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How to Fix CVE-2022-3075- A New 0-day in Google Chrome Browser

Google has published a security advisory against a new, critical 0-day vulnerability in the Google Chrome browser. The vulnerability, tracked as CVE-2022-3075, is a high-severity vulnerability that is caused by insufficient data validation in Mojo. This vulnerability can be exploited by attackers to bypass security restrictions. All Chrome users need to fix this vulnerability before they face any consequences. Due to the need to fix the issue, we will highlight how to Fix CVE-2022-3075- A New 0-day in Google Chrome Browser.

A Short Note About Mojo

Mojo is defined as “a collection of runtime libraries that provide a platform-agnostic abstraction of common IPC primitives, a message IDL format, and bindings library with code generation for multiple target languages to facilitate convenient message passing across arbitrary inter- and intra-process boundaries.

To run high-level support libraries, including the System APIs or Binding APIs, you must initialize Mojo Core first. Some platforms also enable applications to depend on a dynamically linked Mojo Core library. To benefit from this, the library’s binary should be present in one of the following.

  • The working directory of the application
  • A directory named by the MOJO_CORE_LIBRARY_PATH environment variable
  • A directory named at the run time explicitly by the application.

Summary of CVE-2022-3075

The CVE-2022-3075 is one of the high-severity vulnerabilities that can persuade victims to visit a specially crafted website. By doing so, an attacker can exploit this vulnerability and bypass security. As of now, not many details have been revealed about the CVE-2022-3075 by Google. It will reveal the root cause of the vulnerability and its implications in the coming weeks.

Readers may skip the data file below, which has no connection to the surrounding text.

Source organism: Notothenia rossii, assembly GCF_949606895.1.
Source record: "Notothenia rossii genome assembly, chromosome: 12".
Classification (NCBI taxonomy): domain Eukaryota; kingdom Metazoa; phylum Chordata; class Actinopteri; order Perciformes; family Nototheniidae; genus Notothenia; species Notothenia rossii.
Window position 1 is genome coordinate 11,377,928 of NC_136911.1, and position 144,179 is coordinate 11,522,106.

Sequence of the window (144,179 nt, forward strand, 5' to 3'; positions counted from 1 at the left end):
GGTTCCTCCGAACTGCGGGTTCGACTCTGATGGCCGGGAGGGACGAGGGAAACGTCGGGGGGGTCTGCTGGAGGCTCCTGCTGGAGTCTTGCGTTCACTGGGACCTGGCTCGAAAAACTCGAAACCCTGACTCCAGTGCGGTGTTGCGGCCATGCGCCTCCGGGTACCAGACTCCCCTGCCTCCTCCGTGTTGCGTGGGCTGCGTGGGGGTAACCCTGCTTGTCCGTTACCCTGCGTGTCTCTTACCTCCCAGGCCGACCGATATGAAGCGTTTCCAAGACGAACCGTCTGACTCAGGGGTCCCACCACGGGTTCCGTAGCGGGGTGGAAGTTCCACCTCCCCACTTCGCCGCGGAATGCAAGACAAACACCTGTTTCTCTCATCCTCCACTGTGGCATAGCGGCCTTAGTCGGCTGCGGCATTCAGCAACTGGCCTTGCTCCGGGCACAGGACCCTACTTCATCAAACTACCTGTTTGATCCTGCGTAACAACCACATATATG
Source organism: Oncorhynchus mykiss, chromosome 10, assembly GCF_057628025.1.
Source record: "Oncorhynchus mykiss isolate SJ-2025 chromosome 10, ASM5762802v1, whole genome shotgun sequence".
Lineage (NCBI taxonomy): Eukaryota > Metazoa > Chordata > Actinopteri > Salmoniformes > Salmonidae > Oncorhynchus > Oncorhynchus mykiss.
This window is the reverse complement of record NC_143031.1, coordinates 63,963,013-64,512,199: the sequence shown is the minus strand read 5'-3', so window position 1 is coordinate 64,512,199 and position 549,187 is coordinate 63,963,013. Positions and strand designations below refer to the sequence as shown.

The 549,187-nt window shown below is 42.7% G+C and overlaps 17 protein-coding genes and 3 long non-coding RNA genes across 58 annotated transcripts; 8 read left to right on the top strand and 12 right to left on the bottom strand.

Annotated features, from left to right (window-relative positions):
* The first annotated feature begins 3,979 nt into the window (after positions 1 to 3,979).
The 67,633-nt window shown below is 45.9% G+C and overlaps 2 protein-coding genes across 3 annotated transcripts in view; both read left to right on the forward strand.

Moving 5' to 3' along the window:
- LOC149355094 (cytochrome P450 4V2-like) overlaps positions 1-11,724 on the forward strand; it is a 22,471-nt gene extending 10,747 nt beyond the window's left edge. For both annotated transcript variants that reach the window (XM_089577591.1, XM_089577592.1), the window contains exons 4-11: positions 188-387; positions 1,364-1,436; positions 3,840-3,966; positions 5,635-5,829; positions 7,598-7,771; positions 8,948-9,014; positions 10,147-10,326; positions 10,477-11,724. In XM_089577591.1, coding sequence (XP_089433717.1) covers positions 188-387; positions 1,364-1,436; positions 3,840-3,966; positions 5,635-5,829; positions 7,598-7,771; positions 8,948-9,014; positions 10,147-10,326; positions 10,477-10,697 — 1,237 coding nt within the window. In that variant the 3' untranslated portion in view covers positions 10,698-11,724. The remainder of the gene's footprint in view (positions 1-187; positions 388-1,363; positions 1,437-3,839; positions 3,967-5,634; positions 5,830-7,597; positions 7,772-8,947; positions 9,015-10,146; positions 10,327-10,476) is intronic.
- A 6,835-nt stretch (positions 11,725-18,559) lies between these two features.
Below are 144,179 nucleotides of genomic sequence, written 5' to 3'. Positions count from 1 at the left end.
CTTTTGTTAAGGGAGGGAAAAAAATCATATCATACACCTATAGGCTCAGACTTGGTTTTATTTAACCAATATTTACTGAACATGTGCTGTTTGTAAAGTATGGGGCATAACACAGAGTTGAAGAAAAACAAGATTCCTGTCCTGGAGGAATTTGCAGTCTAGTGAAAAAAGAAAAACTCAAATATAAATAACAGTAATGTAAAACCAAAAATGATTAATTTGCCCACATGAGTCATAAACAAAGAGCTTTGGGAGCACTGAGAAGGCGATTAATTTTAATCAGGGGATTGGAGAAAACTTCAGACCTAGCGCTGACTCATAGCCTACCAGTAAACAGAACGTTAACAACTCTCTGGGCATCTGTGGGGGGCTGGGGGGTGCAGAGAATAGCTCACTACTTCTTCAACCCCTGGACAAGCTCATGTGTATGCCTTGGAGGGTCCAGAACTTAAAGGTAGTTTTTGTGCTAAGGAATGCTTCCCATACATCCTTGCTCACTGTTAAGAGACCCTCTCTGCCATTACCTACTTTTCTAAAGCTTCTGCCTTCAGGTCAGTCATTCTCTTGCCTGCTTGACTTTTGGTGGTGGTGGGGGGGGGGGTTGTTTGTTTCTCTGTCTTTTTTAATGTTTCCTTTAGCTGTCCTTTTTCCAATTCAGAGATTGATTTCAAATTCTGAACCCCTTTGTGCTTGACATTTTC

Until then, we only know that the vulnerability is related to an insufficient data validation issue in Mojo, as reported by Google Advisory. Let’s see how to fix CVE-2022-3075 – a New 0-day in Google Chrome Browser in the coming sessions.

How to Fix CVE-2022-3075- A New 0-day in Google Chrome Browser?

Google has responded to this flaw by releasing an updated version of the Google Chrome Browser. Google recommends Chrome users update their vulnerable versions to the fixed Chrome version to avoid any consequences.

The updated version released by Google is Chrome 105.0.5195.102. Chrome users are advised to install the security update immediately on whatever OS they use, including Windows, Mac, and Linux.

More technical details about the attacks that can occur by exploiting this vulnerability are to be released by Google in the coming weeks. Until then, users must install the Chrome update to prevent threat actors from exploiting the flaw.

How to Upgrade Chrome Browser

Chrome browser normally runs updates in the background when you close and then reopen your browser. However, if you haven’t done this in a while, a pending update might be available in a colored icon.

Different colors show how long it’s been since the update was released. The green color means an update was released less than two days ago. The orange color shows the release of the update almost four days ago, and the red color means it has been at least a week. Follow the steps to update your Chrome browser to its latest version.

  1. Open Chrome browser on your computer.
  2. At the top right corner of your browser, click More. A drop-down menu will appear.
  3. In the drop-down menu, click HELP and go to About Google Chrome.
  4. Click on Update Google Chrome.

Note: If you can’t find the update button, it means you’re on the latest version of the          Chrome browser.

  1. Click Relaunch.

Your browser will be updated to the latest version which has fixed the issue. If you have deployed the offline installation package, you can manually download the updated version to upgrade your browser. We hope this post helped you how to fix CVE-2022-3075- A New 0-day in Google Chrome Browser.

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About the author

Arun KL

Hi All, I am Arun KL, an IT Security Professional. Founder of “thesecmaster.com”. Enthusiast, Security Blogger, Technical Writer, Editor, Author at TheSecMaster. To know more about me. Follow me on LinkedIn

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